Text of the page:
10 a.m.: Just east of the nature center, a sign notes the start of the Canyon View Loop Trail, a winding two-mile path that gradually ascends to approximately 2,600 feet. Hikers shouldn't be intimidated by the trail's length or height because the walk passes painlessly with so many delights to see.

On the incline for half of the route, shady and cool because of abundant flora, you'll pass through spots so thick with trees, grasses, moss and other vegetation, you may feel as if you're journeying through another part of the country. At certain points, you'll step out of the shade and see expansive views of the canyon. Heavy rains have fostered an enormous bounty of plant life, including wildflowers, purple sage and yerba santa. You'll also see and hear an array of songbirds.

At the top point of the route, you'll see the freeway as well as Santa Clarita and land far beyond. You might also notice circling red-tail hawks.

From here, you'll descend into Wiley Canyon along a different kind of trail. It's sunnier, with higher temperatures and vegetation more in tune with desert landscapes. Small lizards scuttle across the trail.

You'll connect with Wiley Canyon Trail, a wider dirt path, at the bottom of the hillside. If you're warm, you can splash your hands in the stream flowing here.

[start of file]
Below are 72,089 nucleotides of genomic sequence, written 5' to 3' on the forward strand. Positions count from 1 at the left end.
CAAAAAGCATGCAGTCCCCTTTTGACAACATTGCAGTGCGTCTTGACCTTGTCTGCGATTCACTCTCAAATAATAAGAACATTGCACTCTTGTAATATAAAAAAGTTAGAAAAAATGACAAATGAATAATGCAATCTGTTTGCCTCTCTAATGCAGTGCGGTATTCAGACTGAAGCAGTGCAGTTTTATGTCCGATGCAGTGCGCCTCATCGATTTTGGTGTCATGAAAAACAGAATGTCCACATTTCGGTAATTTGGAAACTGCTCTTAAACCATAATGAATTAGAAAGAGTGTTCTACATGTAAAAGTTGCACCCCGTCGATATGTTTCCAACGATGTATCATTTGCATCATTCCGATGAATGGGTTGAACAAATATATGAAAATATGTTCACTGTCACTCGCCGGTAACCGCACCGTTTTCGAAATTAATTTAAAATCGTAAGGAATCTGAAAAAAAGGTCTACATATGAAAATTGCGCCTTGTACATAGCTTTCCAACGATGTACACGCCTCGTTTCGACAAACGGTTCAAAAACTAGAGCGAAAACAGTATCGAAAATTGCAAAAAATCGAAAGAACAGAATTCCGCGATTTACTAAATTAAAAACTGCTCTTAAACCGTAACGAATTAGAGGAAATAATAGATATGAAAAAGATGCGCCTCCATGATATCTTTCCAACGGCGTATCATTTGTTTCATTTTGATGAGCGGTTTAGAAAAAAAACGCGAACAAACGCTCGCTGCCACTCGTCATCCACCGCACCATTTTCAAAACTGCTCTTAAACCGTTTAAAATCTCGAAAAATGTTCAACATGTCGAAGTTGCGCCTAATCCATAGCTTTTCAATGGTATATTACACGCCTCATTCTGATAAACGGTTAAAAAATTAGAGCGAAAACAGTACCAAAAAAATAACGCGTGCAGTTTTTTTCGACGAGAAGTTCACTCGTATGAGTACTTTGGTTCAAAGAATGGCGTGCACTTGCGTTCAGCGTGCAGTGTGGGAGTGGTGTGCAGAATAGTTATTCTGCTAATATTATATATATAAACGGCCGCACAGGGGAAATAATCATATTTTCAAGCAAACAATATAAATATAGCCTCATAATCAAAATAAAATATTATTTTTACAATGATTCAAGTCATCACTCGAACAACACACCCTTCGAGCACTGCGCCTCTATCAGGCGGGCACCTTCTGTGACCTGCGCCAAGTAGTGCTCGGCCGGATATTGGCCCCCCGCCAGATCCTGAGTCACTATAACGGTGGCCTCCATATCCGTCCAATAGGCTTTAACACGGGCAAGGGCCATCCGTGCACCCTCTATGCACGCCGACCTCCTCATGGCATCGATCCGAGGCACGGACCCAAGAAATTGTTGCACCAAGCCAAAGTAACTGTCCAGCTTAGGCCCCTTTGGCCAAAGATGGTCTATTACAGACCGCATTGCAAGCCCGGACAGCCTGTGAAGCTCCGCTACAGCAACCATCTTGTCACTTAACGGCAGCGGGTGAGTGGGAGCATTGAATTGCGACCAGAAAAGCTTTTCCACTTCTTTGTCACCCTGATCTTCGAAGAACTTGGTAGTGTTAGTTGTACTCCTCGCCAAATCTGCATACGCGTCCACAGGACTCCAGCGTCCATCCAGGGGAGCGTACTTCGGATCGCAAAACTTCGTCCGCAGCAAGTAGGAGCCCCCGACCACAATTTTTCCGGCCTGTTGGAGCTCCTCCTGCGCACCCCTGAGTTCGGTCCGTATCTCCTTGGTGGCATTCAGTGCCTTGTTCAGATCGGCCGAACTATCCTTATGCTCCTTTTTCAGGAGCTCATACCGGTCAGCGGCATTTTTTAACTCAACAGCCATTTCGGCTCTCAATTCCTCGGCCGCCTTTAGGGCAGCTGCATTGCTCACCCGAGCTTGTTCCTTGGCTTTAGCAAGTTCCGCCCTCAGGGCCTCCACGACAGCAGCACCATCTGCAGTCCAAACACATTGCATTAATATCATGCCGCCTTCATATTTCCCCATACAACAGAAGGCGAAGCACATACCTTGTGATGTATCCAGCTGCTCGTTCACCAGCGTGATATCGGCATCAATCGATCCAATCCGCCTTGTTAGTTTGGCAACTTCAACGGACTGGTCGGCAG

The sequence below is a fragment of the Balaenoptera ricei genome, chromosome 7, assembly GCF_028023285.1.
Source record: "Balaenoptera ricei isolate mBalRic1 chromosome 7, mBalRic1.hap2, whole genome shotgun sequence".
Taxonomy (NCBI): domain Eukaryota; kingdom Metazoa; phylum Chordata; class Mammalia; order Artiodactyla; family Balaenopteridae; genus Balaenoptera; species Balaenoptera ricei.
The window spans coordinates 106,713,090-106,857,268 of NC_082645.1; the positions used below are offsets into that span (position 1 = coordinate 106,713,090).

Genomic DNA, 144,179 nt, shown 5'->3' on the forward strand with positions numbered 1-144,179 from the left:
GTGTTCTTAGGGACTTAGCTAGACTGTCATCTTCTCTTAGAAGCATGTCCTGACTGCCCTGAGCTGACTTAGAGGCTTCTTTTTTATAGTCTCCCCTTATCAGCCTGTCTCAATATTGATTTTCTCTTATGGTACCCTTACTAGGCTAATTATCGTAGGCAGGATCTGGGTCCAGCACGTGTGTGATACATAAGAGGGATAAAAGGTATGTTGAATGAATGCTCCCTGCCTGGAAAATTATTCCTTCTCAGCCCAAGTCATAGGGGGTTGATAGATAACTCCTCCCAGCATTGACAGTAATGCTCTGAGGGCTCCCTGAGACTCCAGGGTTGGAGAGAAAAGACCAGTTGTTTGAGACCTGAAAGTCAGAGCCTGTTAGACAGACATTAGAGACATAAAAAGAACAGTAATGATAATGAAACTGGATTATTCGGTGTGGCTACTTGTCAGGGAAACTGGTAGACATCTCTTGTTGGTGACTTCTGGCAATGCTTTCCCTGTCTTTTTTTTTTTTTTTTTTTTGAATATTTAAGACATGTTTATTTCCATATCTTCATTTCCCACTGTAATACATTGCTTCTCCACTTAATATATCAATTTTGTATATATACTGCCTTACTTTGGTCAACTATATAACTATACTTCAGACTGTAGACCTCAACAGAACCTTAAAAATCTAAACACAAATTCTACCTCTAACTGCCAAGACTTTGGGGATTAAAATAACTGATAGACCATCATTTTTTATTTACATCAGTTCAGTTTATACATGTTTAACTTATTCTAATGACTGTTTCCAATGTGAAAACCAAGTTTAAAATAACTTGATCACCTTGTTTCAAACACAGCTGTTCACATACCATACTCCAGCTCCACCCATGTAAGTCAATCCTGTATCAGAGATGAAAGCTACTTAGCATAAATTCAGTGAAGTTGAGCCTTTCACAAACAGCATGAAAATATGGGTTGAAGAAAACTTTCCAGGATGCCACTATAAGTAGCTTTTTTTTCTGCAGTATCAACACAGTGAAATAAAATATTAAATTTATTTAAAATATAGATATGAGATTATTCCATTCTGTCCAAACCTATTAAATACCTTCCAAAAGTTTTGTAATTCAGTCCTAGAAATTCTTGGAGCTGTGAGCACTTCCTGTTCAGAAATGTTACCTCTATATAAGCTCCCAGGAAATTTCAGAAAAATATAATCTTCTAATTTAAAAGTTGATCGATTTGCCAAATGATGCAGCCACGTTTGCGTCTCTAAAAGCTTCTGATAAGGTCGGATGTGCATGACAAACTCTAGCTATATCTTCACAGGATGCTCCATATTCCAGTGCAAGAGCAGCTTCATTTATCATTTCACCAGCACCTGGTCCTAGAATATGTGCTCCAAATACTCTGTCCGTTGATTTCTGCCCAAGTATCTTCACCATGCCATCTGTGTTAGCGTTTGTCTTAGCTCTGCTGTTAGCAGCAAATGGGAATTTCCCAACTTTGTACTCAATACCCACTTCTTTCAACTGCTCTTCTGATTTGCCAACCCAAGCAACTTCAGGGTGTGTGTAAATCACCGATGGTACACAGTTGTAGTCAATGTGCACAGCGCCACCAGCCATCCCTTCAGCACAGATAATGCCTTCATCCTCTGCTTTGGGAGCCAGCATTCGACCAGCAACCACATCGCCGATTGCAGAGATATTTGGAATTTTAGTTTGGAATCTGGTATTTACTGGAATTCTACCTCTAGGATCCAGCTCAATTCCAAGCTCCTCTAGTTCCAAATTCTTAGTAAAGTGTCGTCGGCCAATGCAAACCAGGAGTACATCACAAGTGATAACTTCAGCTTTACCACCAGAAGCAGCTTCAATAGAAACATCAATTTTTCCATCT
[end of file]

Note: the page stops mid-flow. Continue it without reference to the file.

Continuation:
Continue along this trail another half a mile or so until you reach the dirt road leading back into the park.

11 a.m.: About a tenth of a mile south of the park entrance, a small paved road leads to a covered wagon with a sign declaring, "Moe's Trading Post." Moe's is part petting zoo, part antique and memorabilia shop and part Native American craft store. A large corral is home to an odd assortment of barnyard bedfellows, including a potbellied pig, chickens, turkeys, pygmy goats, a peacock and pigeons. Native American jewelry and art as well as antiques and collectibles are for sale in the small store.

While shop hours are posted as 10 a.m. to 5 p.m. Saturday and Sunday, appointments to check out Moe's Trading Post during the week may be made by calling (805) 255-7969.

11:30 a.m.: For lunch, you can drive a few miles north on the Golden State Freeway, and by taking the Lyons Avenue exit, you'll find what is affectionately known as "Hamburger Hill."

You can have your lunch here at a Burger King, McDonald's, Jack in the Box and others, or you can pick up lunch and head back to the park's picnic areas to eat.

Food always seems to taste better eaten outdoors.

Better yet, pack a picnic ahead of time so you won't have to leave the peace of this natural setting.


Where and When

What: Ed Davis Park in Towsley Canyon.

Location: 24255 The Old Road, Newhall.

Getting There: Take the Golden State Freeway north and exit on Calgrove Boulevard. Turn west, drive half a mile to the entrance of the park and turn right. Travel another half a mile on a dirt road until you reach the parking lot near the nature center.

Hours: Sunrise to sunset daily.

Call: (805) 255-2974.